By Taylor Butch
April 30, 2015
Although Chinese President Xi Jinping’s first official visit to Pakistan was ‘postponed’ last year, Xi successfully completed a two-day tour April 21-22, 2015 that focused on further strengthening bilateral relations between the visiting nation and Pakistan on a number of essential political, security and infrastructure issues. One topic of prime focus was the Chinese western province Xinjiang, an incredibly strategic, culturally rich area, and home to millions of Muslims.
Significance of Xinjiang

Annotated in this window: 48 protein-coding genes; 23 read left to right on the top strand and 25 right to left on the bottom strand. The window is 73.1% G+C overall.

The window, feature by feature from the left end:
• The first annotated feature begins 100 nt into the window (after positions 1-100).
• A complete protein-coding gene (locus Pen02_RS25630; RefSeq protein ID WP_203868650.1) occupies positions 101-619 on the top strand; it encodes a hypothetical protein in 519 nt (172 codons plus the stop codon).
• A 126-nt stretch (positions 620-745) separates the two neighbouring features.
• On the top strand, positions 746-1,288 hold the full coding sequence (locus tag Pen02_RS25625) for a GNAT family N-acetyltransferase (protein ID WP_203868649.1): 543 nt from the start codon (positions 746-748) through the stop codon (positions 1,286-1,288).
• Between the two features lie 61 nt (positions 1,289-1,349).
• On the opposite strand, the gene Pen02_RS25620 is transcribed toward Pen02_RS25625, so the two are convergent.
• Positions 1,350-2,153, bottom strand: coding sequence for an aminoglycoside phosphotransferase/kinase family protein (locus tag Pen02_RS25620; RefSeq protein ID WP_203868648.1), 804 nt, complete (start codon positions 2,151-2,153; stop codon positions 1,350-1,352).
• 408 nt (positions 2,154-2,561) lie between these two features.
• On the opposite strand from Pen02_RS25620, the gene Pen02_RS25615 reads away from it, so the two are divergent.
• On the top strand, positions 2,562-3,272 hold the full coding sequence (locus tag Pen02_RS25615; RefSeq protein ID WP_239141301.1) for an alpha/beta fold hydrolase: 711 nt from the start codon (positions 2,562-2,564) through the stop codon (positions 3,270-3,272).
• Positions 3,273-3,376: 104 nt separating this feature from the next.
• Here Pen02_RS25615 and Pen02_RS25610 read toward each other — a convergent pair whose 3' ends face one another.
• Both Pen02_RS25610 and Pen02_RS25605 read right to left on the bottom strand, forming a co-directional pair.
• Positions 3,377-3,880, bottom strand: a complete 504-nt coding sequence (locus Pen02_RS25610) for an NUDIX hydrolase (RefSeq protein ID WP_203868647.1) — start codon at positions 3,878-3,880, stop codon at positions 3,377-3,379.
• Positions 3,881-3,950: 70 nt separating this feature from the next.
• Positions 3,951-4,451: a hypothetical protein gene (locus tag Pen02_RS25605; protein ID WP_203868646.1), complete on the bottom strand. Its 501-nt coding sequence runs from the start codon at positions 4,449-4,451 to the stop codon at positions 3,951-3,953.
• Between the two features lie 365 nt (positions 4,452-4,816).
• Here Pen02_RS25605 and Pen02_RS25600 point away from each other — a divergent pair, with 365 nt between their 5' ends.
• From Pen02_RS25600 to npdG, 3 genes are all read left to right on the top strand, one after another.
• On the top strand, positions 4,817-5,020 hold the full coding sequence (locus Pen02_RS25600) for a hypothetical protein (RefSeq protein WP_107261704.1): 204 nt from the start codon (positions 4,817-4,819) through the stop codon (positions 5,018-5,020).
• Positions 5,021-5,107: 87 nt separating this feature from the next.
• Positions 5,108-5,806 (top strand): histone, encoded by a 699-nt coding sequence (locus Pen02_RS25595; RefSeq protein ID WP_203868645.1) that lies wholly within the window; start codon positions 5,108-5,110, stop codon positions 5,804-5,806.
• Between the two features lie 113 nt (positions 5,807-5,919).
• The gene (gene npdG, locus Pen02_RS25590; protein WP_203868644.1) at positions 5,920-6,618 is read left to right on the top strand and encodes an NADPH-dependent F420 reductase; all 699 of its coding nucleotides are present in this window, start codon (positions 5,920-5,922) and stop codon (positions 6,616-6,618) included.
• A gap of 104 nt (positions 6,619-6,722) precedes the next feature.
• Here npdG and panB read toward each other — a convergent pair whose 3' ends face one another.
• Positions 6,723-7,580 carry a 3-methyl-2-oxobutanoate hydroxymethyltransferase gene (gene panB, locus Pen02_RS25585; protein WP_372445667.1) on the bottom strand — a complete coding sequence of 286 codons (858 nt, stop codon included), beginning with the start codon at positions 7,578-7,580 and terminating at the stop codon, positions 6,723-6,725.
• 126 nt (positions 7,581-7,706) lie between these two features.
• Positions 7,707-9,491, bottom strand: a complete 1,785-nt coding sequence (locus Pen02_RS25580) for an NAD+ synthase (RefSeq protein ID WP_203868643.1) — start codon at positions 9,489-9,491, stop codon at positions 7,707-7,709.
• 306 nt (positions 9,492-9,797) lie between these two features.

What is the significance of Xinjiang to China? The simple answer is the tremendous strategic importance the western territory plays in Beijing’s political, geographic, economic and cultural landscape. By holding this area that accounts for about one-sixth of China’s land, China can influence internal political unrest and maintain rule. Xinjiang is also a vital part of Beijing’s energy strategy. Much talk has been made of the secessionist movement in China about Tibet and Taiwan, but far less discussion is given to the secessionist movement of Xinjiang made by the predominately Muslim, ethnic Uyghur population. During the past 1,300 years, the Muslim population in China has rebelled against ruling authority and Beijing has seen spikes in violence during the late 1990s, 2000s and present. Fully aware of the implications that such conflict could inspire others from within its borders if it was to grant Xinjiang independence, China has opted for another path.